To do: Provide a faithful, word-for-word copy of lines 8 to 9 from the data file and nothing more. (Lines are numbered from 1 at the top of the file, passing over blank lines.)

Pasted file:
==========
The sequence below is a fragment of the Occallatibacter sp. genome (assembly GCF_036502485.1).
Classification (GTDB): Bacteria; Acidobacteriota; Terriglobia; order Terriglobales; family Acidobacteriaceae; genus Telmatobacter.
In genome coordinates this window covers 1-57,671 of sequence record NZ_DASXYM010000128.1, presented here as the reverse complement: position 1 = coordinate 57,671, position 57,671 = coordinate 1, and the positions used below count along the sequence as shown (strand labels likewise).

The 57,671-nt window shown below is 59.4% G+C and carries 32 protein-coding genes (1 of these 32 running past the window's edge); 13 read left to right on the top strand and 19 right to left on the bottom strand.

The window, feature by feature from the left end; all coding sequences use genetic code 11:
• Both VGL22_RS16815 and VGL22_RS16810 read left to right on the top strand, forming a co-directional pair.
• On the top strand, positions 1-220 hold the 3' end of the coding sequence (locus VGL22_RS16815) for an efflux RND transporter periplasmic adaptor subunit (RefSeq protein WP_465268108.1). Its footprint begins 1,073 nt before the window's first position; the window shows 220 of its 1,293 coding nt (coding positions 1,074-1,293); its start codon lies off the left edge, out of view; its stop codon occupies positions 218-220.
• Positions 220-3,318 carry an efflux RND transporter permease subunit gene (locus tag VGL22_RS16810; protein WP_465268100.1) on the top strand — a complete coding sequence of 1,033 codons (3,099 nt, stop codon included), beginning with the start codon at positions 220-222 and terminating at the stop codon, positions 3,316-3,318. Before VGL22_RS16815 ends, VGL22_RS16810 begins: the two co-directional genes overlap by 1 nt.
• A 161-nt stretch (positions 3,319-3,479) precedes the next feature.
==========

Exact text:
• Positions 220-3,318 carry an efflux RND transporter permease subunit gene (locus tag VGL22_RS16810; protein WP_465268100.1) on the top strand — a complete coding sequence of 1,033 codons (3,099 nt, stop codon included), beginning with the start codon at positions 220-222 and terminating at the stop codon, positions 3,316-3,318. Before VGL22_RS16815 ends, VGL22_RS16810 begins: the two co-directional genes overlap by 1 nt.
• A 161-nt stretch (positions 3,319-3,479) precedes the next feature.